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The Best Performing Japanese Stocks (1-Year Returns)



See this visualization first on the Voronoi app.

Graphic ranking the best performing Japanese stocks in 2024

The Best Performing Japanese Stocks (1-Year Returns)

This was originally posted on our Voronoi app. Download the app for free on iOS or Android and discover incredible data-driven charts from a variety of trusted sources.

On Feb. 22, 2024, the Nikkei 225 (Japan’s leading stock index) closed at 39,098.68, setting a new record high for the first time since 1989. A little over a week later, the index surpassed 40,000 for the first time ever.

To add context to Japan’s recent stock rally, we’ve ranked the top 10 Japanese stocks by their 1-year percentage gains. This is shown by the black bars in the graphic, while market capitalization (in USD) is shown by the white bubbles. All figures are as of March 5, 2024.

The figures we used to create this graphic are listed in the table below.

CompanyStock Symbol1-Yr Performance (%)Market Cap
Sakura Internet Inc37781,515$2.2B
Sumiseki Holdings15141,032$1.3B
Japan Engine Corp60161,022$275M
Micronics Japan6871507$2.1B
Namura Shipbuilding
Genetec Corp4492481$71M
Yamadai Corp7426441$33M
Mitsui E&S Co7003438$1.3B
Towa Corp6315423$1.8B
Forside Co2330381$110M
Nikkei 225 Index--44--

While all of these stocks have greatly outperformed the Nikkei 225, just three have grown by over 1,000% over the 1-year period ending March 5, 2024.

Sakura Internet Soars after AI announcement

Japan’s best stock over the past 12 months is Sakura Internet Inc., which offers a variety of internet services like cloud computing and home internet.

The stock rallied after it was announced that Sakura would be building a supercomputer designed to develop generative AI models. On top of that, the Japanese government is expected to cover half of the computer’s cost.

The Nikkei 225 Experiences a Pullback

Unfortunately, nothing moves in a straight line. Since closing at 40,109.23 on March 4, 2024, the Nikkei 225 index has fallen 3.6%, closing at 38,695.97 on March 13.

Some believe this dip will be short-lived, and that the rally will continue throughout the year. Japanese companies have reported strong earnings as of late, partly thanks to a weak yen, which benefits many of the country’s export-reliant companies.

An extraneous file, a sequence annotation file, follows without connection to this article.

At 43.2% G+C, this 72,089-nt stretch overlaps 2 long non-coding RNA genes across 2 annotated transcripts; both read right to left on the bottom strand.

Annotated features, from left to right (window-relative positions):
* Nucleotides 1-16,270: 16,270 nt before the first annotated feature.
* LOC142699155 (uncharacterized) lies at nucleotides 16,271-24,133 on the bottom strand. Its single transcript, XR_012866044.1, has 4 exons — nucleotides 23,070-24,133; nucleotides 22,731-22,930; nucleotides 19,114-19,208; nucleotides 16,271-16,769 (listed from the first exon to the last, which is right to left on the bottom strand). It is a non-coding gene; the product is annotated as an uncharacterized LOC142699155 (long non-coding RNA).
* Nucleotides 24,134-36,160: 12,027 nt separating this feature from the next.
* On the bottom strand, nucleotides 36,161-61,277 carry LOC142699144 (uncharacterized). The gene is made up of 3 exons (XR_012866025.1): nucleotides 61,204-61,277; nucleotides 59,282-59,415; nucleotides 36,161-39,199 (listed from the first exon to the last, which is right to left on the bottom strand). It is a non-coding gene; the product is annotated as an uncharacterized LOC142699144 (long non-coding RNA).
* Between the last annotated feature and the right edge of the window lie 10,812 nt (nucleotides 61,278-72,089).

Another reason is the creation of the Nippon Individual Savings Account (NISA), which encourages Japanese households to invest more of their savings in domestic equities.

If you’re interested in learning more about the Japanese stock market, consider this graphic which illustrates the country’s 25 largest companies by market cap.

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Mapped: The 10 U.S. States With the Lowest Real GDP Growth

In this graphic, we show where real GDP lagged the most across America in 2023 as high interest rates weighed on state economies.



The Top 10 U.S. States, by Lowest Real GDP Growth

This was originally posted on our Voronoi app. Download the app for free on iOS or Android and discover incredible data-driven charts from a variety of trusted sources.

While the U.S. economy defied expectations in 2023, posting 2.5% in real GDP growth, several states lagged behind.

Last year, oil-producing states led the pack in terms of real GDP growth across America, while the lowest growth was seen in states that were more sensitive to the impact of high interest rates, particularly due to slowdowns in the manufacturing and finance sectors.

This graphic shows the 10 states with the least robust real GDP growth in 2023, based on data from the Bureau of Economic Analysis.

Weakest State Economies in 2023

Below, we show the states with the slowest economic activity in inflation-adjusted terms, using chained 2017 dollars:

RankStateReal GDP Growth 2023 YoYReal GDP 2023
3New York+0.7%$1.8T
7New Hampshire+1.2%$91B

Delaware witnessed the slowest growth in the country, with real GDP growth of -1.2% over the year as a sluggish finance and insurance sector dampened the state’s economy.

Like Delaware, the Midwestern state of Wisconsin also experienced declines across the finance and insurance sector, in addition to steep drops in the agriculture and manufacturing industries.

America’s third-biggest economy, New York, grew just 0.7% in 2023, falling far below the U.S. average. High interest rates took a toll on key sectors, with notable slowdowns in the construction and manufacturing sectors. In addition, falling home prices and a weaker job market contributed to slower economic growth.

Meanwhile, Georgia experienced the fifth-lowest real GDP growth rate. In March 2024, Rivian paused plans to build a $5 billion EV factory in Georgia, which was set to be one of the biggest economic development initiatives in the state in history.

These delays are likely to exacerbate setbacks for the state, however, both Kia and Hyundai have made significant investments in the EV industry, which could help boost Georgia’s manufacturing sector looking ahead.

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